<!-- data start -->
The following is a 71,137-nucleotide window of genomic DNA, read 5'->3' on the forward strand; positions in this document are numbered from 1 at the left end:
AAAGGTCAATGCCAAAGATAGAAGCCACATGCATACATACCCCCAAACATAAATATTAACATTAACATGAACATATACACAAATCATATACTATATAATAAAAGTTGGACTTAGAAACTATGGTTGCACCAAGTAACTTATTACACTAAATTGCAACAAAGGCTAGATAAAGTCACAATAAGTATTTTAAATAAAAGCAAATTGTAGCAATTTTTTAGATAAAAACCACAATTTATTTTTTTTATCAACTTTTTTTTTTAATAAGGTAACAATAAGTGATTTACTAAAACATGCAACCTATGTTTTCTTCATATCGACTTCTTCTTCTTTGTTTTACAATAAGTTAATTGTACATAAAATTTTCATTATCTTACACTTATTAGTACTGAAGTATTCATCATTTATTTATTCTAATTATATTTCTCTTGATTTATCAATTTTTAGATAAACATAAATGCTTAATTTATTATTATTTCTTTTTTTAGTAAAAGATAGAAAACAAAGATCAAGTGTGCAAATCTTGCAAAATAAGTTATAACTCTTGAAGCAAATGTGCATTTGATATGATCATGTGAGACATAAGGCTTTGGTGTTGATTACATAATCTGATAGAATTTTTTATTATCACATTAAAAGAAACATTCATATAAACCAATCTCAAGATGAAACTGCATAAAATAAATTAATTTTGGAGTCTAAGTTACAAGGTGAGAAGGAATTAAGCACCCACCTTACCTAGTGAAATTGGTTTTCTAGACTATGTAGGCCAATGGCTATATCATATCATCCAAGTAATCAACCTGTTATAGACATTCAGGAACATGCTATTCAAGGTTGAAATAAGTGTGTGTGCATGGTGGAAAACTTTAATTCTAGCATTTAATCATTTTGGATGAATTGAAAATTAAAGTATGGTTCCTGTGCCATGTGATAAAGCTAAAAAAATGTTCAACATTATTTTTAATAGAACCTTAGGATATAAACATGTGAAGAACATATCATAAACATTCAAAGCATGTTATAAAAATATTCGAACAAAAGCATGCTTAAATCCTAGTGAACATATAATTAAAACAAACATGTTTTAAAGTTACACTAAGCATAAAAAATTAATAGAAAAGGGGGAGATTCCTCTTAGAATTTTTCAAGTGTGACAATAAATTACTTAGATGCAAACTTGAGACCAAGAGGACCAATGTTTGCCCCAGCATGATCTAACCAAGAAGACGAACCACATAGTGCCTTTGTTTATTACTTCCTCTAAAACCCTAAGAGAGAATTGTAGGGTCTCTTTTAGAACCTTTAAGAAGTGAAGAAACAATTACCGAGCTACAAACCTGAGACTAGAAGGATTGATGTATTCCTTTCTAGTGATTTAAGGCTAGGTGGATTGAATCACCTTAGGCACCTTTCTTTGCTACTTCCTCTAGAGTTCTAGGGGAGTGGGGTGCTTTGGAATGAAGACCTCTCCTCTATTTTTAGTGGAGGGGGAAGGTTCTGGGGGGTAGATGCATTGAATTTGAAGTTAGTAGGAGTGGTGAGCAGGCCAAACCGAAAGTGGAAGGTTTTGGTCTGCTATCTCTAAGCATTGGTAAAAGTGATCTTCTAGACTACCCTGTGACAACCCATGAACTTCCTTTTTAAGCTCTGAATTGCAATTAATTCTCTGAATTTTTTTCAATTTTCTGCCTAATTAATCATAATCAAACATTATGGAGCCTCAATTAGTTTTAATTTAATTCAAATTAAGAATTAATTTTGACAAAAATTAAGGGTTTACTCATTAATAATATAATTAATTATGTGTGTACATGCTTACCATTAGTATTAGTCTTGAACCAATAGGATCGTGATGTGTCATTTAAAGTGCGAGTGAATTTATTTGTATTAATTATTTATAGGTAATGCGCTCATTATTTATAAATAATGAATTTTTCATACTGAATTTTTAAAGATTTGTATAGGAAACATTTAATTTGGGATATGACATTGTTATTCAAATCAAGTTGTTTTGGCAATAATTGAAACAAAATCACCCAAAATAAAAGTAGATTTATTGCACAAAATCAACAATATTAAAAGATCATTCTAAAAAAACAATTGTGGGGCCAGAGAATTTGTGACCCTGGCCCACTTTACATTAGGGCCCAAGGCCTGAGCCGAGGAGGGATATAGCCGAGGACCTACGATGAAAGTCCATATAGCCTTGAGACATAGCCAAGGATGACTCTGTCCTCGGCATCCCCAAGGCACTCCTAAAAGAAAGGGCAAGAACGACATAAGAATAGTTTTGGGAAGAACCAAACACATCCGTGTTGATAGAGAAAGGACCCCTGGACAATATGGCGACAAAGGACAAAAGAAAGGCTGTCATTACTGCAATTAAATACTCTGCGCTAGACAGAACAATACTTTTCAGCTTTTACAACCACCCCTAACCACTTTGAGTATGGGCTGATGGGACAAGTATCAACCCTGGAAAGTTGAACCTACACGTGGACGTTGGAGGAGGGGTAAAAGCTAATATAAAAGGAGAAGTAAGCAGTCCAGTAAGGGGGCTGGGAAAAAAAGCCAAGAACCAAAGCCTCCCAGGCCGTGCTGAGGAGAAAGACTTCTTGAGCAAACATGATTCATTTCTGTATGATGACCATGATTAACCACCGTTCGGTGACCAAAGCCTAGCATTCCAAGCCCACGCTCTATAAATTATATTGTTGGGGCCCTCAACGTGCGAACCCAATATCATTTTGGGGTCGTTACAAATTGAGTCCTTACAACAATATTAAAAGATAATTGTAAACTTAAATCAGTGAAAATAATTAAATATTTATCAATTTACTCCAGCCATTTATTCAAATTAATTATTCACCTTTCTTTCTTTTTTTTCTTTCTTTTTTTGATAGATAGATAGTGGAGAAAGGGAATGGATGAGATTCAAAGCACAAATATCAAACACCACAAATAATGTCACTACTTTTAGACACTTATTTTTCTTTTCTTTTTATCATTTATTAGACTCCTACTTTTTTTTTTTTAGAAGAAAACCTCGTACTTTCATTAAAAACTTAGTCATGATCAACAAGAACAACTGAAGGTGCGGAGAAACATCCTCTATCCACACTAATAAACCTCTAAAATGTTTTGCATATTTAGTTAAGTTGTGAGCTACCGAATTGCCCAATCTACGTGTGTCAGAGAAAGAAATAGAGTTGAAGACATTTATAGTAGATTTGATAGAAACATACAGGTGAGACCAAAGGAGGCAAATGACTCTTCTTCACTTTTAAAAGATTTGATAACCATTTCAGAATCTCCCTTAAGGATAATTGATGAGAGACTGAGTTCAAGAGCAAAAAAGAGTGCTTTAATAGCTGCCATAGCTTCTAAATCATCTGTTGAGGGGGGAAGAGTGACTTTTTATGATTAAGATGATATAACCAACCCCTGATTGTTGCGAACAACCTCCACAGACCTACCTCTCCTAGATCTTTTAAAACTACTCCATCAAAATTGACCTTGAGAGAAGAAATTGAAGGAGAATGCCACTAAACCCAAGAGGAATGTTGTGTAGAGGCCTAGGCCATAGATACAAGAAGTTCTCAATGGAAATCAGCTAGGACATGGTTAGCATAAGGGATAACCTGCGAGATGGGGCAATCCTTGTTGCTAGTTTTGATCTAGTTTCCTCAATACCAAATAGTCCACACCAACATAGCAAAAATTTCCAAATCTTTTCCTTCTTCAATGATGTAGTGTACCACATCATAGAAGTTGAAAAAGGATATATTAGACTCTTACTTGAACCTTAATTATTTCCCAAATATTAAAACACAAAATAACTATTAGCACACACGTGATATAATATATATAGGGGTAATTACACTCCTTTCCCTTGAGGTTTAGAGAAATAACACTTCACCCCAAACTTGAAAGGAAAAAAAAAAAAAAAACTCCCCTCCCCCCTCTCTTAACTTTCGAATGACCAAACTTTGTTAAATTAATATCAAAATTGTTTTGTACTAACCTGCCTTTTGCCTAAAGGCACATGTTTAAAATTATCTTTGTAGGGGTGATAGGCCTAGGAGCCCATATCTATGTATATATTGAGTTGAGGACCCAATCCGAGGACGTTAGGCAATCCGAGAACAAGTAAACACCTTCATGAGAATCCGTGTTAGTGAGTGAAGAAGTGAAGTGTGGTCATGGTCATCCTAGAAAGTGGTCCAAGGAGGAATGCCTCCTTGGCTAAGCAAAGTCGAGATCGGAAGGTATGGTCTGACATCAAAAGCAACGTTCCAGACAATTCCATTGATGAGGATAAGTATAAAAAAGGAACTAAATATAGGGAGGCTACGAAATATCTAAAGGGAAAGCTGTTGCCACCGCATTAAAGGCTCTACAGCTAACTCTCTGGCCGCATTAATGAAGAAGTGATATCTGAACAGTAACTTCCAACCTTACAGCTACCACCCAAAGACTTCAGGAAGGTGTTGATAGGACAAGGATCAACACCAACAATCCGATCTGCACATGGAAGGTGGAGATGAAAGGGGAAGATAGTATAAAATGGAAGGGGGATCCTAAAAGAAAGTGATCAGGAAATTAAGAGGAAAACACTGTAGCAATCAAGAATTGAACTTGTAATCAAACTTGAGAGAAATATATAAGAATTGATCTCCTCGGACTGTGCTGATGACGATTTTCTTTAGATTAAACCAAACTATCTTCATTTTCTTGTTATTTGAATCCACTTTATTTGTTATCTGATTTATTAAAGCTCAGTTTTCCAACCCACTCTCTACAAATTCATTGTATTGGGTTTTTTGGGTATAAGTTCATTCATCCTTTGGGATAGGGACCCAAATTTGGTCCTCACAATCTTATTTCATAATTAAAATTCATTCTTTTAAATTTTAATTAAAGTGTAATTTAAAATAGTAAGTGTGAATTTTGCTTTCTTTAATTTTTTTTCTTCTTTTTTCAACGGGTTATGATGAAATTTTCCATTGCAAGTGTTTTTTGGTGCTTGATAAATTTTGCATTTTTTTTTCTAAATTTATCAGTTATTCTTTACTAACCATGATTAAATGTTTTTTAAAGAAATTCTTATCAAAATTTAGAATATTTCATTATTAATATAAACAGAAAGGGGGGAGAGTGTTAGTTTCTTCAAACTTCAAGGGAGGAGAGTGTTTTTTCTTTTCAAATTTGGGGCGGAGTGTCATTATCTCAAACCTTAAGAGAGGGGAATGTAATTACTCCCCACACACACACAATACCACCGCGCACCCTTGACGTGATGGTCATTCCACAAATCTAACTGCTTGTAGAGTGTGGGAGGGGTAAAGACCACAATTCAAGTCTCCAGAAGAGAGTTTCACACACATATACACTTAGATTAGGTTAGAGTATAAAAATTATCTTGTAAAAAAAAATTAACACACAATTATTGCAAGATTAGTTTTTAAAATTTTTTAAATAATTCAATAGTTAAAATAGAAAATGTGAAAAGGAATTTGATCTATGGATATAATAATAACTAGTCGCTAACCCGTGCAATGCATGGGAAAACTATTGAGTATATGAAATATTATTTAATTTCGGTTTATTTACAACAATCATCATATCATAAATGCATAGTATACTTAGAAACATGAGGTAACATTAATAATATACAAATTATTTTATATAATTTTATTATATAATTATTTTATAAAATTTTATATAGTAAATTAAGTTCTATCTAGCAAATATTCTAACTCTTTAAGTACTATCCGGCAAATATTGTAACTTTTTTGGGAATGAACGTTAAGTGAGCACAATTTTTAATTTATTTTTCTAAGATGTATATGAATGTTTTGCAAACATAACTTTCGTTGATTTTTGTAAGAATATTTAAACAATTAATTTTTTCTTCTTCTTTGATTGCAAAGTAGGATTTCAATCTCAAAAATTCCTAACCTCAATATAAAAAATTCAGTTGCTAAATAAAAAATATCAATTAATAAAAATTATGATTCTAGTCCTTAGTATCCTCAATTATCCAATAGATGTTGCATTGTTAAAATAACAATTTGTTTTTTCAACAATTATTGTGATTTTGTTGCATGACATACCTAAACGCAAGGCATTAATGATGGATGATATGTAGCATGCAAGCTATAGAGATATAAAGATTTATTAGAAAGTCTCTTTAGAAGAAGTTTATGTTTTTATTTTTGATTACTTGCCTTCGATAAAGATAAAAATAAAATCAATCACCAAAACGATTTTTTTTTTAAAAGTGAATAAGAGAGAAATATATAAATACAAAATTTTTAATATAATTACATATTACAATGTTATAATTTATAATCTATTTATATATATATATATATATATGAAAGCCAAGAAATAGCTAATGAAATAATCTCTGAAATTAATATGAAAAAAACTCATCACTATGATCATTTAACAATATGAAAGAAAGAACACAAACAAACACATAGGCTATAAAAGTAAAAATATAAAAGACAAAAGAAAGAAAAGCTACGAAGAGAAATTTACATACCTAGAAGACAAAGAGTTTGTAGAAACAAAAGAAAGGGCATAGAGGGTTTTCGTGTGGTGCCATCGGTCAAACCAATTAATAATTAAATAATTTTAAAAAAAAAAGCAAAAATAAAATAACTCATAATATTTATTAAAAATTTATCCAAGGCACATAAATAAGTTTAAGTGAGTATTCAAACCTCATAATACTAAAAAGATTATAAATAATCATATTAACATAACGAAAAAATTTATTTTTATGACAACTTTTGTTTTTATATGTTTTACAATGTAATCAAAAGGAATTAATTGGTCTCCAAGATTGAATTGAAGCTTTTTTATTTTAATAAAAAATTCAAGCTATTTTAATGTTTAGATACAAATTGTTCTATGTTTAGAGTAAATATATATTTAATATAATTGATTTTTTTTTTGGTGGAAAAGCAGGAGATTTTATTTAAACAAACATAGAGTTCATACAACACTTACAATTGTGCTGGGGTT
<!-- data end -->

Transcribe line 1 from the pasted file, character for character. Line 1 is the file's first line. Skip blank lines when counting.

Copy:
The following is a 71,137-nucleotide window of genomic DNA, read 5'->3' on the forward strand; positions in this document are numbered from 1 at the left end: